NOTE TO SELF, BASED ON QUAKER TESTIMONIES OF INTEGRITY, SIMPLICITY, PEACE, EQUALITY, AND COMMUNITY:

1. Love the Lord your God with all your heart, mind and soul, and your neighbor as yourself.
2. Do what you say, say what you think, think what is true.
3. Subtract superfluities from your life, speech, desires and thoughts.
4. Don't initiate aggression against the persons or property of others, nor support people who do, including the people who "constitute" the government.
5. Respect life and natural law.
6. All people are endowed by their Creator with equal and inalienable rights to the earth and to the fruits of their own labor, and a "Citizen's Dividend" funded by a "Single Tax" on the unimproved value of land and other natural resources would be the fairest way to protect these rights.

For supporting materials, see the Archive and the Recommended Reading and Videos section at the bottom of this page.

Thursday, November 8, 2007

The limits of the First Amendment: response to Volokh on the $10.9 million verdict against Westboro "Baptist Church" for protesting funeral of soldier

The uber-smart law prof Eugene Volokh has a series of posts on the verdict in light of the First Amendment. I agree with much of what he says, except on what I think is the most fundamental issue. Here's the comment I posted in response to one of Prof. Volokh's posts:

Prof. Volokh:

Part of your argument is based upon what First Amendment jurisprudence currently says; and part is based on how you think it should be interpreted, the direction it should go, and policy / "slippery slope" arguments (which, as you identify as a libertarian, I'll assume are based on corresponding notions of natural justice). I'll defer to you on the former part of your argument but question your conclusions with regard to the latter part of your argument. Specifically, I don't think that natural justice and policy/slippery slope considerations require that "people would still be able to express their anti-American, anti-gay, cruel, unduly personalized, and just plain disgusting views . . . in picket signs that aren't right in front of the funeral but are visible from the funeral procession . . . ."

If I imagine an anarchist but for the most part just society that is not entirely pacifist, I think that family and friends of the deceased would be well within their rights to chase such protesters away from the vicinity of the funeral, clean out of sight and out of hearing. As things stand now, however, family and friends would get themselves in trouble with the government for doing so, and the burden is on people who would say that they should indeed incur consequences from the government to justify why this is so. On the other hand, in a just natural society that respects personal space and free speech, I don't think friends and family of the deceased would be justified in going out of their way to disrupt a protest taking place a mile away or across town, or to somehow prevent people like the Phelpsians from calling into radio stations, issuing press releases, or posting their hateful garbage on websites, and the like.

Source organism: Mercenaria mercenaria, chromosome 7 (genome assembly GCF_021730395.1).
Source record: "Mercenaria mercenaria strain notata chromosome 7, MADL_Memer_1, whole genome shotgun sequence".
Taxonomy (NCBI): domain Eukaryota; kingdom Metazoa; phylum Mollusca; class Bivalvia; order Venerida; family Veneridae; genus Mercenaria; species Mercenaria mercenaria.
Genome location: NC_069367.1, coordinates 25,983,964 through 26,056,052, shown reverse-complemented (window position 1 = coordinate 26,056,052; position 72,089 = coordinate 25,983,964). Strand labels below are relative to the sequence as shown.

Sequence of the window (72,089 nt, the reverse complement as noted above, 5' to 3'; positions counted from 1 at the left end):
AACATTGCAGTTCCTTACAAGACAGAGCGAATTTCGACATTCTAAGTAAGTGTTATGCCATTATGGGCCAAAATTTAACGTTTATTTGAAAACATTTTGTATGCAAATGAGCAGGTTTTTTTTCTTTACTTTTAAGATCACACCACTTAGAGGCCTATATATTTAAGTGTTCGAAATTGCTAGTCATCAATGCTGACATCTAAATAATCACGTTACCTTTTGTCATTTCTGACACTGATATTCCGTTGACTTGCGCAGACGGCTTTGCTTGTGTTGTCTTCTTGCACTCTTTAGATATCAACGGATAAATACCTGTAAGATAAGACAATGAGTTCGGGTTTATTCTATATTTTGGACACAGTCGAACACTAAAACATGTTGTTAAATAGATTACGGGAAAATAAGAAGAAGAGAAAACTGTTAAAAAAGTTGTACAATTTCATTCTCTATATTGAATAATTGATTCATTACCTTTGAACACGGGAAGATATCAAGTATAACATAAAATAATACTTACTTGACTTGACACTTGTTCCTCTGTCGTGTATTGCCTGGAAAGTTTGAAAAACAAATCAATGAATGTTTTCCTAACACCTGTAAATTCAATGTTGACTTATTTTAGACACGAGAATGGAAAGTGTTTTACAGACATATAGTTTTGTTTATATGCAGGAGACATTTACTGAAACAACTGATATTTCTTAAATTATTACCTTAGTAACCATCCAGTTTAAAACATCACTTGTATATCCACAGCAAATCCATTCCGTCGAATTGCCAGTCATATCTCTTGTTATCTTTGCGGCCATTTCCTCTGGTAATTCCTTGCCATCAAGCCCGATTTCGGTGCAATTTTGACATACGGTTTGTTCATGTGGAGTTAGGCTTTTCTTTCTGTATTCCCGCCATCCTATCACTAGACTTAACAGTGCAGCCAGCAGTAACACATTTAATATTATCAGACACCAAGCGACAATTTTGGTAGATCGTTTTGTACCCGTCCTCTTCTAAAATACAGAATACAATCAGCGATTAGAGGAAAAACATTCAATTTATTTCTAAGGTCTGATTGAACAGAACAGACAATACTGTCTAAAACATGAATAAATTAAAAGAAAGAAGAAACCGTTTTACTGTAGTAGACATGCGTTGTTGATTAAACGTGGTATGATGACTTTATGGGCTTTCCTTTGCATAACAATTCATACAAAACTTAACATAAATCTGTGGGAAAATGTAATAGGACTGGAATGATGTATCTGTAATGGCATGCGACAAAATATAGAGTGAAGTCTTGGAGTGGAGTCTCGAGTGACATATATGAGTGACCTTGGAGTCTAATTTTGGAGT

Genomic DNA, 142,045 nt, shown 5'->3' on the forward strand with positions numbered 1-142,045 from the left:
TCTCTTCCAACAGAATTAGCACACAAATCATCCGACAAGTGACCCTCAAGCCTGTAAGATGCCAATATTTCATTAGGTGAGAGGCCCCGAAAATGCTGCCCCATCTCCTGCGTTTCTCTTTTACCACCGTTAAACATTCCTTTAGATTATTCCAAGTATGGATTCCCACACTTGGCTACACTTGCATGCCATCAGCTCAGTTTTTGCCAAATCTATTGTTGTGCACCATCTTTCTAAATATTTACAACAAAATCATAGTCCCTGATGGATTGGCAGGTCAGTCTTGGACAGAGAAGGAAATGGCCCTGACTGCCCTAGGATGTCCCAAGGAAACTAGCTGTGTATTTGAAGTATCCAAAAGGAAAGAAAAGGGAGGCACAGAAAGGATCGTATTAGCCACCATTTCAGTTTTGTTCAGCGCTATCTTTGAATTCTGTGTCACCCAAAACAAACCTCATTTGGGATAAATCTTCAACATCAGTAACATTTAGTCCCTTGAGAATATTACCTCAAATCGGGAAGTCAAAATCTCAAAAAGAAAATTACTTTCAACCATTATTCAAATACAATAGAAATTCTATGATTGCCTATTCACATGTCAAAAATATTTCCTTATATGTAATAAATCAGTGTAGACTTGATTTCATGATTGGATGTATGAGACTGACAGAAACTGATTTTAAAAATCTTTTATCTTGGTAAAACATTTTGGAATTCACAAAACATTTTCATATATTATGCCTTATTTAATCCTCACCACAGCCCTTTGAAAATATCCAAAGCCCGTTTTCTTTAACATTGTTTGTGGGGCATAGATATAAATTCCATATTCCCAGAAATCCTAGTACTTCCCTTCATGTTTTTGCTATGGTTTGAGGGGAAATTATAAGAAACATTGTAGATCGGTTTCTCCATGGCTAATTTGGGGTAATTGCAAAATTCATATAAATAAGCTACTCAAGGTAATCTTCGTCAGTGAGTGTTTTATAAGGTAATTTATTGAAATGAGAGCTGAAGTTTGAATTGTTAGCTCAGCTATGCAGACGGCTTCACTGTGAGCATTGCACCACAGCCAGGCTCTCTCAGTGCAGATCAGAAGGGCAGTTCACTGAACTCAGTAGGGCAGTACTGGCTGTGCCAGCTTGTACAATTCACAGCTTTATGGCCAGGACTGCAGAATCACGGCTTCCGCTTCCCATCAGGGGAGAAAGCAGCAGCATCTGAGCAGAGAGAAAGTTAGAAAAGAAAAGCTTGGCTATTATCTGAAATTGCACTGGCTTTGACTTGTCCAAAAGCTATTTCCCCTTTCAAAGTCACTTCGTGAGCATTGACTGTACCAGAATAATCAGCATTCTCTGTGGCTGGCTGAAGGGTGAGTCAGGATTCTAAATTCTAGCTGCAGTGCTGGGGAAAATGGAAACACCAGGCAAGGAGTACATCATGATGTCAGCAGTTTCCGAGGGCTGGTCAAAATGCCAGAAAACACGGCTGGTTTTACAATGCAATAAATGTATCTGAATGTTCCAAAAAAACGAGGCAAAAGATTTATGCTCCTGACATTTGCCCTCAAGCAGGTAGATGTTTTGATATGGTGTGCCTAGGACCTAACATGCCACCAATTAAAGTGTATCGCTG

I wonder whether we haven't fetishized public protesting and overstated its importance in the discourse and truth-seeking that the First Amendment was designed to protect. Certainly when such protests intentionally, coercively and aggressively invade the space of the objects of their protest, even in public places, considerations of personal space and the right to be left alone are just as important from the freedom-loving point of view as the right to free speech. (And I don't think we can arbitrarily set the boundaries of personal space with something like a 300 ft. "buffer zone." Seems like it has more to do with whether the speaker is intentionally and coercively imposing his speech on another in a way that the other can't avoid, e.g., if the protesters in this case got advance notice of the funeral procession route and set up their protest and held their abominable signs along that route.)

I'm inclined to distinguish such things as abortion clinic protests by suggesting that people do have a right to protest conduct or speech with which they disagree as it is happening. Objectionable conduct or speech "opens the door", so to speak, to contrary speech and protest. Such a principle would preclude, e.g., residential picketing of an abortionist's home, which I don't think would be a bad thing -- i.e., I don't think the discourse of this nation would suffer because of such a preclusion (and I'm pro-life and as an undergrad participated in abortion clinic protests). I suppose the Phelpsians would respond by saying that they're not only protesting homosexuality but the actual celebration and "conduct" of this funeral, that this dead soldier should not be mourned by his family because he was part of the military of a nation which protected homosexuality. Now, that's just B.S., and maybe we'll just have to exercise our common sense and recognize the special case that funerals present by enacting a statute which prohibits protesting a funeral anywhere within sight or hearing of the funeral or the funeral procession. I don't see how such a statute could run afoul of the First Amendment properly interpreted in light of natural justice, because it seems that the natural right to mourn one's dead child in peace is every bit as fundamental as the right to free speech. Indeed, the right to mourn one's dead child in peace would seem to be protected by the other part of the First Amendment having to do with free exercise of religion. (Government action being implicated because in the absence of a robust recognition of this right family and friends of the deceased would be prevented from, or punished for, exercising their natural right to chase the protesters out of sight or hearing of the funeral.)